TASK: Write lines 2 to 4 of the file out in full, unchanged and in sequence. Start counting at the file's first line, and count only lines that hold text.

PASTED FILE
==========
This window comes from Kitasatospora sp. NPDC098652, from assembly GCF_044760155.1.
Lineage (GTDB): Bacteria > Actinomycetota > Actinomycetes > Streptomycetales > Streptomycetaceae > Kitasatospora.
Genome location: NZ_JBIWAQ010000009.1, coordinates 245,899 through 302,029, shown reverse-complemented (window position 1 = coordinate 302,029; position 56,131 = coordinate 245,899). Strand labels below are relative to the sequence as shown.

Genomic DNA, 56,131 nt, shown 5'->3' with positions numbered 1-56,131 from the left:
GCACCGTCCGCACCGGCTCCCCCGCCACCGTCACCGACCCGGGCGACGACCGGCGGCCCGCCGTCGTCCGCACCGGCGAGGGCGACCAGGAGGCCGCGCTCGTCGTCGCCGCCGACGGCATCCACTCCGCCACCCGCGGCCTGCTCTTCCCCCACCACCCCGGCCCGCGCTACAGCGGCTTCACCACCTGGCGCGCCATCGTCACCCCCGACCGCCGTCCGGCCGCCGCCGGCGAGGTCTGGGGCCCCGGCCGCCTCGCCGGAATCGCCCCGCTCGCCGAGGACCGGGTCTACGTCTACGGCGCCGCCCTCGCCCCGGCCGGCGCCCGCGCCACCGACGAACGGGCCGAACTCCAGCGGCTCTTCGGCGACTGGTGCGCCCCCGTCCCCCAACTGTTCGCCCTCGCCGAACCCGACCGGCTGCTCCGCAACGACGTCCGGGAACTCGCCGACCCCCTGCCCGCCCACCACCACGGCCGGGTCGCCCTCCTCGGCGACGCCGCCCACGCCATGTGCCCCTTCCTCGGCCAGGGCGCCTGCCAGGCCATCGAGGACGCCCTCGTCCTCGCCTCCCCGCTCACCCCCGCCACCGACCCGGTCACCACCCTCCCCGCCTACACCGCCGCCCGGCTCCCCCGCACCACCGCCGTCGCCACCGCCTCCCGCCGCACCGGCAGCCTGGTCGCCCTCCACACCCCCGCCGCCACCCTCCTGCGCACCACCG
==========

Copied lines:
Lineage (GTDB): Bacteria > Actinomycetota > Actinomycetes > Streptomycetales > Streptomycetaceae > Kitasatospora.
Genome location: NZ_JBIWAQ010000009.1, coordinates 245,899 through 302,029, shown reverse-complemented (window position 1 = coordinate 302,029; position 56,131 = coordinate 245,899). Strand labels below are relative to the sequence as shown.

Genomic DNA, 56,131 nt, shown 5'->3' with positions numbered 1-56,131 from the left: